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Interesting graphic on Twitter in Africa circa 2013.  Johannesburg dominates for volume, and South Africa is further bolstered by Durban and Capetown.  Although it’s not surprising English is the most popular language, the numbers are interesting.  The spread over day and night is well captured too.


How Africa Tweets


Three BIG Things BIG DATA is NOT, Nor Likely to Ever Be


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Three BIG Things Big Data Is NOT, Nor Likely to Ever Be

With all the hype surrounding Big Data, determining what capability Big Data is delivering as well as what potential it has can be a bit cloudy. Some experts exhort praise for the amazing ways in which Big Data has already liberated the people to a newer level of understanding … and invested resources accordingly.

The White House has already invested more than $200 million in big data projects.

Goodness knows I can’t last two minutes after hitting unexpected traffic before I’m clamoring for my phone to rescue me with a new route or at least a picture of how long I’ll be trapped in the gridlock. That’s quite pedestrian for the glory that is forecast by some for Big Data (including me.)

Contrarians argue that Big Data is a fad or worse, a plague of unintended consequences from whatever benevolent or malevolent quest. Google was hailed for its ability to predict flu outbreaks weeks before the Center for Disease Control. Google did this by analysis of search requests for information about flu associated terms. This “nowcast” shook up predictive analysis in 2008 with much applause, providing specific flu information weeks before the CDC … until it didn’t.  The effectiveness wore off.  In 2013 Google missed the peak flu by 140%. Condemned as false prophet, Big Data does not deliver any solutions easily.

Regardless of what camp you fall into, Big Data is not, nor likely to be three things, at least for the foreseeable future.

Of course, if you could foresee the day when you’d always have a flashlight as long as you had a phone on you, you are ahead of 99.999% of us.

#1 Not a Straight Line

Big Data is not a linear process. There’s no straight, curved, looped or contorted line between problem and BD solution. You can’t walk up to a Big Data vending machine, plunk in a couple of coins and expect a sordid chain of bumps and clicks to derive the satisfying “gedunk” sound of what item you chose falling out the bottom drawer.

Big Data is a bit more like Life – it’s complex and chaotic – with all the physics and psychology lexicon trappings. A butterfly flutters its wings on the Amazon website or the South American river and a typhoon erupts in the African ecology or Chinese economy or Australian financial markets. Even holding a potential solution with intention while framing a Big Data algorithm defeats the process and purpose.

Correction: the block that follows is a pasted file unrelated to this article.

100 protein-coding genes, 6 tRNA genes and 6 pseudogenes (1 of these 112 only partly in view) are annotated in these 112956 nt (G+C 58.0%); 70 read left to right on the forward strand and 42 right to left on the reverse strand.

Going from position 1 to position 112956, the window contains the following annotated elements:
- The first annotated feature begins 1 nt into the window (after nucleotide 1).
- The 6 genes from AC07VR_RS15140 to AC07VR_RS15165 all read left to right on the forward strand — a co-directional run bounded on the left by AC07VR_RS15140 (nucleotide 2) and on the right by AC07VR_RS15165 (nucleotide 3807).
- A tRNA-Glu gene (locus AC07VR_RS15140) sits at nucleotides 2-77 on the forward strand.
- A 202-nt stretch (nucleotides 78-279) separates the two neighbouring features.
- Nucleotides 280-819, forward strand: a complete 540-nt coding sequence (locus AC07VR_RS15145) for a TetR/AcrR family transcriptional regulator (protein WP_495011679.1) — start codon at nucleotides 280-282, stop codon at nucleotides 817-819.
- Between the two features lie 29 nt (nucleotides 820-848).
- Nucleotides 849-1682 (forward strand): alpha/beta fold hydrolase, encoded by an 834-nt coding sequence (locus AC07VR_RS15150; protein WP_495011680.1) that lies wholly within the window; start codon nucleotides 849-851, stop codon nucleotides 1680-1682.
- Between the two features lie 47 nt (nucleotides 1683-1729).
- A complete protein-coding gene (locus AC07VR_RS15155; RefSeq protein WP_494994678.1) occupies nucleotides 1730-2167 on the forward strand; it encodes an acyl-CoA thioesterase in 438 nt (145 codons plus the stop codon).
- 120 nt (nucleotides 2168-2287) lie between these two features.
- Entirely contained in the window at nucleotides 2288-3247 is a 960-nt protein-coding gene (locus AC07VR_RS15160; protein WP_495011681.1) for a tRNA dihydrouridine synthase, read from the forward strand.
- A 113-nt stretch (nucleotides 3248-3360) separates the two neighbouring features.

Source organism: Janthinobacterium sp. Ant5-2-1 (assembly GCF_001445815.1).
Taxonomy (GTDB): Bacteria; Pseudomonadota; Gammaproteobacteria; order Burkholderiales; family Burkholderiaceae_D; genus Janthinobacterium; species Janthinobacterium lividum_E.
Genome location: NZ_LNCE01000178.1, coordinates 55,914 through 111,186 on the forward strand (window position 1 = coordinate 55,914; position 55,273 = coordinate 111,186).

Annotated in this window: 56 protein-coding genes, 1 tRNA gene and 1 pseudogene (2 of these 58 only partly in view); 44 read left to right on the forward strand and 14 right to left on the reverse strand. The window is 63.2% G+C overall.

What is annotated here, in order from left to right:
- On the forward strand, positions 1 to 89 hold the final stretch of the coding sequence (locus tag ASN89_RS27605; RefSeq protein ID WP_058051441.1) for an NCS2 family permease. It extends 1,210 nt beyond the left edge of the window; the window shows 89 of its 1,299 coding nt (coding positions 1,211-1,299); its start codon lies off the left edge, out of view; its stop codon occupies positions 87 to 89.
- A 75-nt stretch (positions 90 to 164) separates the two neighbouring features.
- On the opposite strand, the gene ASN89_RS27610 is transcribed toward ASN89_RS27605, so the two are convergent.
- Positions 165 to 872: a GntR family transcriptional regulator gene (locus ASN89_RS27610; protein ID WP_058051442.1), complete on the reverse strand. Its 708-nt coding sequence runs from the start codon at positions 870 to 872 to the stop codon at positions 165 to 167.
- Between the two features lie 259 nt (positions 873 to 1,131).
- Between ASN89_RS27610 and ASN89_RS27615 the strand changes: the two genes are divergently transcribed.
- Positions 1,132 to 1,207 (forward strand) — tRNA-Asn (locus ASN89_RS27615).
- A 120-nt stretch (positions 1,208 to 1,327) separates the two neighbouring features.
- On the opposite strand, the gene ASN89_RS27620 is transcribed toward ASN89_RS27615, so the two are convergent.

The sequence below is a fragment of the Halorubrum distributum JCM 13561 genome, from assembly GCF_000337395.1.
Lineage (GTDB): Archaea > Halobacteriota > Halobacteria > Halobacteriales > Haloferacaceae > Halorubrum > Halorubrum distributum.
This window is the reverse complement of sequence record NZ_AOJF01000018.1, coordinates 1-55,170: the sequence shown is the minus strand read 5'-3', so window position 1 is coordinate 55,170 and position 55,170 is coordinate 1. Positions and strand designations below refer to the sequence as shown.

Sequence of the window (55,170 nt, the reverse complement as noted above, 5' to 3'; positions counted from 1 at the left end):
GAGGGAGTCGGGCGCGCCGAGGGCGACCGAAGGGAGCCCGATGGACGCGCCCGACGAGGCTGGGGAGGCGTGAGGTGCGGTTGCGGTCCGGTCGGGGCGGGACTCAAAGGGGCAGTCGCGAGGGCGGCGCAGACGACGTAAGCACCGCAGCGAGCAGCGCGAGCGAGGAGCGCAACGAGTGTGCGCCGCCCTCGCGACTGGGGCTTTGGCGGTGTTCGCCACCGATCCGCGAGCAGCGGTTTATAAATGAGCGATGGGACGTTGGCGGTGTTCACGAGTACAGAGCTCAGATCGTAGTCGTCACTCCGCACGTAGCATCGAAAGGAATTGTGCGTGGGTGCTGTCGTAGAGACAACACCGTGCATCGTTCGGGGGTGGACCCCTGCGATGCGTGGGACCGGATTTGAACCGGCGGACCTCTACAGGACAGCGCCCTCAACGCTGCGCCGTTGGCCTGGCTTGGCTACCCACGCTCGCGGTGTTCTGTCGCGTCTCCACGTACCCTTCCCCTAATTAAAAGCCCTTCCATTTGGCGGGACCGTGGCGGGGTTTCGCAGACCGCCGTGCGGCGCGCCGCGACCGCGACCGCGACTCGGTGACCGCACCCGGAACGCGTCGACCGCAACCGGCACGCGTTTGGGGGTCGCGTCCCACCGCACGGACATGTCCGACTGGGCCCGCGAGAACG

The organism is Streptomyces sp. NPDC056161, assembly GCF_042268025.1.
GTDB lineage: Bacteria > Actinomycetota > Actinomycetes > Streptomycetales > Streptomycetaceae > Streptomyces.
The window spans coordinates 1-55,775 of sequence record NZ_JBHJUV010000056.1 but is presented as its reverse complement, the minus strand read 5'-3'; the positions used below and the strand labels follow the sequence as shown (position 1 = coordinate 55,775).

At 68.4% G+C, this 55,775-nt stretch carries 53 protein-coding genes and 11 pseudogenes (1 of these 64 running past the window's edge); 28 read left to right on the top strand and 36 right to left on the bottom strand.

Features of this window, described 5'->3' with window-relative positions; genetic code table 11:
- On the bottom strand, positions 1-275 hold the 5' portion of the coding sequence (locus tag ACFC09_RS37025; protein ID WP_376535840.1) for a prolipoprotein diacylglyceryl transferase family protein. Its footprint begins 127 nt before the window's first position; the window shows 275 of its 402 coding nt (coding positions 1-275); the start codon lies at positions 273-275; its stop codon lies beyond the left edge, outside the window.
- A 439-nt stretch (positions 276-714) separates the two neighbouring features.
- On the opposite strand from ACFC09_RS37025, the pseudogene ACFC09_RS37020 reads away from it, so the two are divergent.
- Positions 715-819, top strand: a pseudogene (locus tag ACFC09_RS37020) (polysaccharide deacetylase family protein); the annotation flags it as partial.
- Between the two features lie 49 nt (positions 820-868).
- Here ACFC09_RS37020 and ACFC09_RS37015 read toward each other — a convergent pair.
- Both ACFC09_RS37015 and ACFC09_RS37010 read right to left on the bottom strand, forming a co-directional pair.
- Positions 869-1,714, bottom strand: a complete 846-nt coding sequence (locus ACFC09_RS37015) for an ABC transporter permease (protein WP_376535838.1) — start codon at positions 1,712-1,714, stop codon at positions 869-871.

#2 Not So Scientific?

Big Data is not the traditional scientific methodology in which many have been trained to believe. The process does not involve a null hypothesis to be proven or disproven. Big Data is about observation – patterns, trends, anomalies, outliers. It’s a journey of discovery, not of certainty. Big Data creates options, not opinions.

At the end of the day, Big Data can tell what happens, which can be used to predict what will happen. Big Data though does not explain WHY, which is the more traditional demand in man’s quest to understand the world (and get one step ahead.)

#3 No Silver Bullet

Big Data is not the silver bullet that explains the WHY of the world, nor is it a solution in and of itself.  Like business productivity movements such as Six Sigma or Total Quality Management or the Deming Method or ledger of similar potential, it has famed promises and variable application.

Similarly, the Internet isn’t the answer to all questions. As Google can testify with a million search results for any given query, more data – even Big Data – doesn’t mean a singular response. It’s more likely more questions and a suite of possible solutions.

Doing Big Data for the sake of being in with the Early Adaptors isn’t going to secure the future for anyone.   Big Data should be implemented in harmony with the circumstances and ability of today’s framework. Big Data is best incorporated holistically, and in that regard, it is likened to the various business and life productivity trends before it.

Stay Tuned

Big Data is an embryonic capability. It’s a tool. It’s a philosophy. It’s a technique. It is not the pot of gold at the end of the rainbow.

If you’re still pondering it’s effect or lack thereof, consider these four stats from Forbes:

The data volumes are exploding, more data has been created in the past two years than in the entire previous history of the human race.

Data is growing faster than ever before and by the year 2020, about 1.7 megabytes of new information will be created every second for every human being on the planet.

By then, our accumulated digital universe of data will grow from 4.4 zettabyets today to around 44 zettabytes, or 44 trillion gigabytes.

Every second we create new data. For example, we perform 40,000 search queries every second (on Google alone), which makes it 3.5 searches per day and 1.2 trillion searches per year.

(16 more cool stats from Forbes)

Big Data isn’t going away. Business operations will leverage the capability, and economies will turn in tow. Societies worldwide continue aggregating greater and greater data stores, setting soliton waves into motion that have only begun to influence global and local policy.  Learning what Big Data it is and isn’t is integral to understanding how it will alter business, governments, and societies.

The mechanics of Big Data are still very much in development. The digital collection of the volume, velocity and variety of information is far from perfection, with no single or solid methodology to anchor the veracious stream. But there is gold from Big Data – for some it’s predictive analytics and for the purists it is the simple beauty of seeing what emerges. This is still an art and not so much a science.